US anti-pollution workers turn river orange in toxic spill

Photo released by the US Environmental Protection Agency (EPA) on August 7, 2015 shows the orange-colored Animas River near Dura
Photo released by the US Environmental Protection Agency (EPA) on August 7, 2015 shows the orange-colored Animas River near Durango, Colorado

Workers from the US Environmental Protection Agency (EPA) accidentally triggered a massive release of toxic waste from an old gold mine that sent about three million gallons of polluted water into a Colorado river, turning it orange.

The spill began August 5 when EPA workers were trying to drain water from the mine but accidentally sent the toxic water flowing into a tributary of the Animas River.

The EPA originally said about one million gallons (3.8 million liters) of —containing dissolved heavy metals—spilled into the river.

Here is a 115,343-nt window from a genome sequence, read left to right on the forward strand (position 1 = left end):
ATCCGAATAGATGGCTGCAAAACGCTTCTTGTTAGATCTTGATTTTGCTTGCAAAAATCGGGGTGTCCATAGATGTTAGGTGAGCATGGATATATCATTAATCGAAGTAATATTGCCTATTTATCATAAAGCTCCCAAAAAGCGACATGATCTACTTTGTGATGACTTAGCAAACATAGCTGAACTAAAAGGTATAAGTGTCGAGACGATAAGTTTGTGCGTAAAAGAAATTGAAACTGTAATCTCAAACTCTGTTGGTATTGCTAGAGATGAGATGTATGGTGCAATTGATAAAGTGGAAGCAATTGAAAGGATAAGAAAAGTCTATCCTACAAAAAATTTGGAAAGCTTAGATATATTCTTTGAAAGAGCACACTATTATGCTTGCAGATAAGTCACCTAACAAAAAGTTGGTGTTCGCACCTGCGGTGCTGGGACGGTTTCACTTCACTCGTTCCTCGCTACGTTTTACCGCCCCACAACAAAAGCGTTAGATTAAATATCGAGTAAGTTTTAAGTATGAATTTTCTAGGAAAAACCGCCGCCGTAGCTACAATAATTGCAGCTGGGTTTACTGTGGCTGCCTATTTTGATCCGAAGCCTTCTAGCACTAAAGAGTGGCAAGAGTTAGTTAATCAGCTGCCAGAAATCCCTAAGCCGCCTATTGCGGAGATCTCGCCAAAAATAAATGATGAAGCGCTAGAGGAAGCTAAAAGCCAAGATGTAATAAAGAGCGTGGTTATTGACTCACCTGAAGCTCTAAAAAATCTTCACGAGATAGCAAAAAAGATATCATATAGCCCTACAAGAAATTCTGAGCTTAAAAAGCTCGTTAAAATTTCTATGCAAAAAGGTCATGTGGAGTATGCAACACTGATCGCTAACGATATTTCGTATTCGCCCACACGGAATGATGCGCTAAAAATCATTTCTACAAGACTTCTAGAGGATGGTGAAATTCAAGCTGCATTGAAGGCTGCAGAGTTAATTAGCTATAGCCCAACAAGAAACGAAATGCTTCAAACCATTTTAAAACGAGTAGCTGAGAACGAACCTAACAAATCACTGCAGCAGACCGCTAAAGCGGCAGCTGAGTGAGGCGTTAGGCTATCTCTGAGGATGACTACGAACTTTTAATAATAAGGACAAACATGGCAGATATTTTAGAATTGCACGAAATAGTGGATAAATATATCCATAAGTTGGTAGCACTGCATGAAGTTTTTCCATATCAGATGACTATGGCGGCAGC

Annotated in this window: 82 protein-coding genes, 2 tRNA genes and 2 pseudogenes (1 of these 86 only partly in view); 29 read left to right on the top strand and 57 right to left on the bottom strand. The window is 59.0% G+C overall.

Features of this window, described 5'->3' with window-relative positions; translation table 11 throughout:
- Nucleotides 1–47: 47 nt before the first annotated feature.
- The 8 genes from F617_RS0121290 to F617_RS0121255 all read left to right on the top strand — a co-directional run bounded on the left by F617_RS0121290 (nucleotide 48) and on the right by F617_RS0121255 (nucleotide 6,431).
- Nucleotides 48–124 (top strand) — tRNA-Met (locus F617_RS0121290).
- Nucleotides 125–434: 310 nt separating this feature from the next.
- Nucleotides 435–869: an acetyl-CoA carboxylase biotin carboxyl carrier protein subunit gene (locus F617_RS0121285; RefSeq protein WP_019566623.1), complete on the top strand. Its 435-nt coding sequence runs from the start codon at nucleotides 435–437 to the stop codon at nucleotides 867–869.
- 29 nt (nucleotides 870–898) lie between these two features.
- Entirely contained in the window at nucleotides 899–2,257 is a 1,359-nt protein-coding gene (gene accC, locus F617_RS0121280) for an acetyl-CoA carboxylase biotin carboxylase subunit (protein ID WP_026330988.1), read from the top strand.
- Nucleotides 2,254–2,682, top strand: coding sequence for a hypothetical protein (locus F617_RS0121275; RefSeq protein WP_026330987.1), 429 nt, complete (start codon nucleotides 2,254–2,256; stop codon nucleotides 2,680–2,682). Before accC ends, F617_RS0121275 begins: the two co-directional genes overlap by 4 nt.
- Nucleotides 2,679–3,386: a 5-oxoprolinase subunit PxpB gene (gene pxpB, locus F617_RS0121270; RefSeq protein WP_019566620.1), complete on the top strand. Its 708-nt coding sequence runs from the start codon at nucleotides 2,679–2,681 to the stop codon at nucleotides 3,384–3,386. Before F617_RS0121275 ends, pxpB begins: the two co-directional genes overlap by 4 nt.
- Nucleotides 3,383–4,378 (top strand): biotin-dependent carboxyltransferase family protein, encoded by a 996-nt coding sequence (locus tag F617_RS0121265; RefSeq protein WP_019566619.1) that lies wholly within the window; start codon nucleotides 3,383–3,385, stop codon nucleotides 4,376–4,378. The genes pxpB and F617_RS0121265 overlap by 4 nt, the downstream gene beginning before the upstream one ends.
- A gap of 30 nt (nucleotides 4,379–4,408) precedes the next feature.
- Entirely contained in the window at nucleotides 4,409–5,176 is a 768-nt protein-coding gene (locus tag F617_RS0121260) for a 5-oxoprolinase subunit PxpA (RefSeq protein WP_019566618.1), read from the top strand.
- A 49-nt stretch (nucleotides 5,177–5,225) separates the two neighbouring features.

But on Sunday, the agency revised that figure to three million gallons.

Affected water contained elevated levels of arsenic and other metals, the Denver Post reported, noting that it was unclear if the spill posed health risks to humans and aquatic life.

The normally clear waters turned a mustardy-orange color and discolored waters stretched for more than 100 miles, all the way into the neighboring state of New Mexico.

Affected water in the Animas River contained elevated levels of arsenic and other metals, the Denver Post reported, noting that
Affected water in the Animas River contained elevated levels of arsenic and other metals, the Denver Post reported, noting that it was unclear if the spill posed health risks to humans and aquatic life

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© 2015 AFP

Citation: US anti-pollution workers turn river orange in toxic spill (2015, August 10) retrieved 29 July 2021 from https://phys.org/news/2015-08-anti-pollution-workers-river-orange-toxic.html
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